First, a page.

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Aging and Social Support

PEARL A. DYKSTRA

Subject Sociology of Health, Aging, and Medicine » Sociology of Aging

DOI: 10.1111/b.9781405124331.2007.x


Extract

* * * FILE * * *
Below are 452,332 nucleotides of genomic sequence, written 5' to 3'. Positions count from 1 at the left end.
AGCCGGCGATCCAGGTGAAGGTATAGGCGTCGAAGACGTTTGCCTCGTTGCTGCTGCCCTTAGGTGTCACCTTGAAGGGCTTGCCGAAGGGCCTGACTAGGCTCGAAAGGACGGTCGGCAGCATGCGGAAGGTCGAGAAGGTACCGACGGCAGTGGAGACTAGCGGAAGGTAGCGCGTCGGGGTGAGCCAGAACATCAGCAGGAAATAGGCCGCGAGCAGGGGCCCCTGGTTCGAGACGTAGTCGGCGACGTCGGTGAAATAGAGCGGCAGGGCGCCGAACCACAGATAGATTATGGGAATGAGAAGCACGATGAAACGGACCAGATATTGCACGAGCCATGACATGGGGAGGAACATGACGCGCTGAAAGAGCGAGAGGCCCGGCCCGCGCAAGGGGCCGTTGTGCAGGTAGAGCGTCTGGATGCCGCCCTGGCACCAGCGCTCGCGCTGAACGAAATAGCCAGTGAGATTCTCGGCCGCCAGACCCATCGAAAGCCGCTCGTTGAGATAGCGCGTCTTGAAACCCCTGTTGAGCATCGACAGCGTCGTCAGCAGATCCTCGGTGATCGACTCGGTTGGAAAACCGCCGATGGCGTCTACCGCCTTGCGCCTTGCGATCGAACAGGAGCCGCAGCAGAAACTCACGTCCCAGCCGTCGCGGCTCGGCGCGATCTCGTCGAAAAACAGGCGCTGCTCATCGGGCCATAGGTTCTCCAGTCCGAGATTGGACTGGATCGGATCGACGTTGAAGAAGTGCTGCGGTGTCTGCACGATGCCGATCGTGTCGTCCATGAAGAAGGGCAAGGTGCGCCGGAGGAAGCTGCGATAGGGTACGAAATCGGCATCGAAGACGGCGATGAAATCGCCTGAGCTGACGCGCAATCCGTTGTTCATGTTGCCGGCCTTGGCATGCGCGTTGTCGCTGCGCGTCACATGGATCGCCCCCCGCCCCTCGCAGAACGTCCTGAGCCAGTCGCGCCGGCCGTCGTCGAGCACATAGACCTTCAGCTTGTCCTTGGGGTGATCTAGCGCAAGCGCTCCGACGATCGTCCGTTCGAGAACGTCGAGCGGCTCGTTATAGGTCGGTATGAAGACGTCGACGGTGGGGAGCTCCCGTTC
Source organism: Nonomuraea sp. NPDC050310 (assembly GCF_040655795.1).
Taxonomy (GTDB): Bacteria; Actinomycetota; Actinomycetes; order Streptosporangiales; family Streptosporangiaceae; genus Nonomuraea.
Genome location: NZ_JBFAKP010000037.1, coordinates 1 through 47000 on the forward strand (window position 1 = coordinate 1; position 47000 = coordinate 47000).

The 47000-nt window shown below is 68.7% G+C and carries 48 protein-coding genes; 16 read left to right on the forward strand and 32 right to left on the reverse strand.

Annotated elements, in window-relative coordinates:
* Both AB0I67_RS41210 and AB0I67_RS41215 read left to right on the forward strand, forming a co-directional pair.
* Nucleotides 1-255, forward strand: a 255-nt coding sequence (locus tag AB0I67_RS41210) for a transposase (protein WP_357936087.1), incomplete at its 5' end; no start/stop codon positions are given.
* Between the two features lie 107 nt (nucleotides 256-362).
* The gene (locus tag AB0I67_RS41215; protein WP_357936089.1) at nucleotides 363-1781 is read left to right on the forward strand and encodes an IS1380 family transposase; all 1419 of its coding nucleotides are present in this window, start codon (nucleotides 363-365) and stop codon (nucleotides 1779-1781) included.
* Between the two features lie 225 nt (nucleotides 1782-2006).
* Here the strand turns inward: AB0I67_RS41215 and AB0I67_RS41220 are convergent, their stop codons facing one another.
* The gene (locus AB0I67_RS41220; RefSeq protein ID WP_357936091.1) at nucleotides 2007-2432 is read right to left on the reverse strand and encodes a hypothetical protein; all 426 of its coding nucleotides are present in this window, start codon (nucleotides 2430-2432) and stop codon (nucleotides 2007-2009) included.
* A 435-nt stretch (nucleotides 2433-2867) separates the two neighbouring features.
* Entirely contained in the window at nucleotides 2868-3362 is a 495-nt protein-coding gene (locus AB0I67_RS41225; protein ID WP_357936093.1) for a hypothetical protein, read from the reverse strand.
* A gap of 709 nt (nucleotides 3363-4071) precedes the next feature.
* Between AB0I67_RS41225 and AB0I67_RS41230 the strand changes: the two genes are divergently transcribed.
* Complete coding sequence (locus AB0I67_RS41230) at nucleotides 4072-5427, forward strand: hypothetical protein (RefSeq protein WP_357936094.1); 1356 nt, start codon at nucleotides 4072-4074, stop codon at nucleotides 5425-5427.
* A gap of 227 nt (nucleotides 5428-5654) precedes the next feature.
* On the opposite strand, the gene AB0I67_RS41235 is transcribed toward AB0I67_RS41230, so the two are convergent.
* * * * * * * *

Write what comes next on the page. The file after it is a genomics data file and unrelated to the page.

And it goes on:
Social support is a powerful predictor of living a healthy and long life. Large, well-controlled prospective studies show that social support has an impact on older adults’ health independently of potentially confounded factors such as socioeconomic status, health risk behaviors, use of health services, and personality. This entry discusses social support and then how it is related to aging. Social support refers to positive exchanges with network members that help people stay healthy or cope with adverse events ( Thoits, 2011 ). Researchers typically distinguish the following types of supportive behavior: instrumental aid, the expression of emotional caring or concern, and the provision of advice and guidance. Epidemiologists introduced the concept of social support in the 1970s to explain why people who are embedded in social networks enjoy better mental and physical health. Characteristic of social support is that it involves behavioral exchanges (giving and receiving) that are intended as helpful and are perceived as such. Social support needs to be distinguished conceptually from the other ways through which people benefit from having close relationships. The first is that networks provide opportunities for companionship and social engagement. Shared leisure activities serve as a source of pleasure and stimulation, whereas the participation in meaningful community activities ... log in or subscribe to read full text

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